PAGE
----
Ireland is ideally positioned to take advantage of a major opportunity presented by the massive projected growth in global fish consumption. According to the World Bank and the UN Food and Agricultural Organisation an additional 42 million tonnes of food will be required globally by the year 2030 as a result of population growth.
With quotas and natural constraints limiting the amount of wild catches available to meet this need the vast majority of the additional supply will have to come from sustainable fish farming. Sustainable fish farming when regulated and managed correctly, provides valuable employment, investment and revenue.
This increasing demand is particularly evident for farmed salmon. Even in mature markets like the EU consumption of farmed salmon is growing by 7 per cent annually and newer, previously untapped markets, such as Russia are showing even steeper increases of up to 27 per cent per annum according to research carried out by Pareto Securities. World production of farmed salmon now stands at two million tonnes per annum and market analysts predict that an increase of 50 per cent will be required by 2020.
This presents a major market opportunity for Ireland. Remarkably, despite our exceptionally good conditions for sustainable salmon farming, Ireland produces just 15,000 tonnes each year, the majority of which is organic farmed salmon as opposed to the 160,000 produced by Scotland and the 1.2 million tonnes by Norway.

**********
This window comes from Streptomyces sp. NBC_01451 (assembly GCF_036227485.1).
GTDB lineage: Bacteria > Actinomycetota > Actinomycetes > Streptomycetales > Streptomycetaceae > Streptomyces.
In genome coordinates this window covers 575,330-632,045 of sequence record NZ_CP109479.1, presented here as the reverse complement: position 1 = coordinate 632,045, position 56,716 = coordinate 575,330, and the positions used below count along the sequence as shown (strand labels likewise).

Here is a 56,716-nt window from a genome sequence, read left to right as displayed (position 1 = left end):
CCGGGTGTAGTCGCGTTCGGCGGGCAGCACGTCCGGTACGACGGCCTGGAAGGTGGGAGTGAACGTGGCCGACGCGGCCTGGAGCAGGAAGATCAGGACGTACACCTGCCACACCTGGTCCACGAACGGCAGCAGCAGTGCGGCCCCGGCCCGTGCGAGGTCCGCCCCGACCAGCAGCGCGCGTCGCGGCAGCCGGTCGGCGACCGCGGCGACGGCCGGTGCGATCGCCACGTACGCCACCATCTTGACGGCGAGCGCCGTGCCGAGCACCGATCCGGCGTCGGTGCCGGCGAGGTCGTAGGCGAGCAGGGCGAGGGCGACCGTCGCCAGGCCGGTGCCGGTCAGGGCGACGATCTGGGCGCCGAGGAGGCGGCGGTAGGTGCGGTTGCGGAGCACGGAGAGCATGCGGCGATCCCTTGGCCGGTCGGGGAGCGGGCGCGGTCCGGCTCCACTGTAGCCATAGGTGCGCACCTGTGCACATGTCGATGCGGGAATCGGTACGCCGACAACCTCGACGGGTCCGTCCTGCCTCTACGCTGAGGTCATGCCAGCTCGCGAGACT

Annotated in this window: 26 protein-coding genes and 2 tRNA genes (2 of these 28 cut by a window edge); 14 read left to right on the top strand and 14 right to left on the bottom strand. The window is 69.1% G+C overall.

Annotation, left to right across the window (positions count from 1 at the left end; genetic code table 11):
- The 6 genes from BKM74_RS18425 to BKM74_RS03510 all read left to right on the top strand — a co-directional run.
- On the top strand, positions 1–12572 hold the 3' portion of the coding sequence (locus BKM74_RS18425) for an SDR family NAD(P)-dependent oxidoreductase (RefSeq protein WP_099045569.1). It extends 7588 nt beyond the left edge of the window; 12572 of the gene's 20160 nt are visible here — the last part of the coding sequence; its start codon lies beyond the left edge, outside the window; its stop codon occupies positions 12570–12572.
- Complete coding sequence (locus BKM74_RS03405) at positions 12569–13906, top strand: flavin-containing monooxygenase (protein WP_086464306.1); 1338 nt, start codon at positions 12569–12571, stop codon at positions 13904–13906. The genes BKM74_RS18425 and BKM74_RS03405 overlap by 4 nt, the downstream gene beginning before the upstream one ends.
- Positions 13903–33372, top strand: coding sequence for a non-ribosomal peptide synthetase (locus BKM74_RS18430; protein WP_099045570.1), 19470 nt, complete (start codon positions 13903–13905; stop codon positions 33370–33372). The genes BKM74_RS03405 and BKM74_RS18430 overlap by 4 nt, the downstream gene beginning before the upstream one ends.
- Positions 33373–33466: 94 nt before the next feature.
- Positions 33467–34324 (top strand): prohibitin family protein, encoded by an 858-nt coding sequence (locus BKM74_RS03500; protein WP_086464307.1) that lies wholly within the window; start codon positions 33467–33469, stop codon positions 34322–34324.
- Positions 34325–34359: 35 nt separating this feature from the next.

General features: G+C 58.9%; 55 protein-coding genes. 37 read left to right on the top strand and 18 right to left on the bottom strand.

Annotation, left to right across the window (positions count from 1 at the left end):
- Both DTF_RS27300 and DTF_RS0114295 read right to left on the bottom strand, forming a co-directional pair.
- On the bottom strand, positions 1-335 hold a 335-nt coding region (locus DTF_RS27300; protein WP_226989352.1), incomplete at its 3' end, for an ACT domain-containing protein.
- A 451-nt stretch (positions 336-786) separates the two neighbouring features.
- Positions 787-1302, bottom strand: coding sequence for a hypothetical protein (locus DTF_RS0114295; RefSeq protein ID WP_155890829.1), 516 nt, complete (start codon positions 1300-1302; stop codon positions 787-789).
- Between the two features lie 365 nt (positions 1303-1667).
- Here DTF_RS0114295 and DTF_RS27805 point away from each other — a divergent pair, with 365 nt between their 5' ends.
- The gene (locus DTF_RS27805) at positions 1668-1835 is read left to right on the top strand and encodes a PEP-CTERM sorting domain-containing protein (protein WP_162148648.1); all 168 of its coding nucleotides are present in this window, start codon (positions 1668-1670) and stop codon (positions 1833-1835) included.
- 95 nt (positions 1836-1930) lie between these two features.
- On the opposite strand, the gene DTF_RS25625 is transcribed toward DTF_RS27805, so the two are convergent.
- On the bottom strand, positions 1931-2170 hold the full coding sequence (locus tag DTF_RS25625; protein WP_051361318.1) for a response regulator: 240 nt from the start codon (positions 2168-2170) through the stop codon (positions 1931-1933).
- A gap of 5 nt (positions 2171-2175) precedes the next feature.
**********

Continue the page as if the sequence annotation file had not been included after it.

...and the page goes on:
However, Irish organic farmed salmon is a much sought after product in Europe, commanding on average a 50per cent premium on farmed salmon produced elsewhere.Indeed, the biggest single issue facing Irish producers at present is meeting demand for their output. Despite that, Bord Bia announced this month that the value of Irish seafood exports during 2012 rose by 18 per cent, or €75 million, to €493 million. This was, by far, the highest growth of all of the Irish food export categories.
It is against this background that the Government has identified and set specific targets with regard to our seas. The goal is to make our ocean wealth a key component of our economic recovery and sustainable growth, generating benefits for all our citizens.
The Harnessing our Ocean Wealth report published by the Government in July 2012 states: “There is significant scope to expand Ireland’s aquaculture industry, with increases expected from both conventional aquaculture and a new deep sea salmon farming initiative, amounting to a 78per cent increase in volume of production by 2020.”
The report also sets the target of increasing the turnover of our ocean economy to more than €6.4 billion by 2020 and subsequently doubling it to account for 2.4per cent of GDP by 2030. These are ambitious targets which will only be achieved with direct involvement by the State. Among the actions specified in the report is the examination and preparation of three suitable large-scale deep water sites for salmon farming. The report estimates that each such site could generate an extra €100 million in exports per annum and create 350 direct jobs with a further 150 indirect jobs in service sector supplying fish feed, netting, transportation and other services.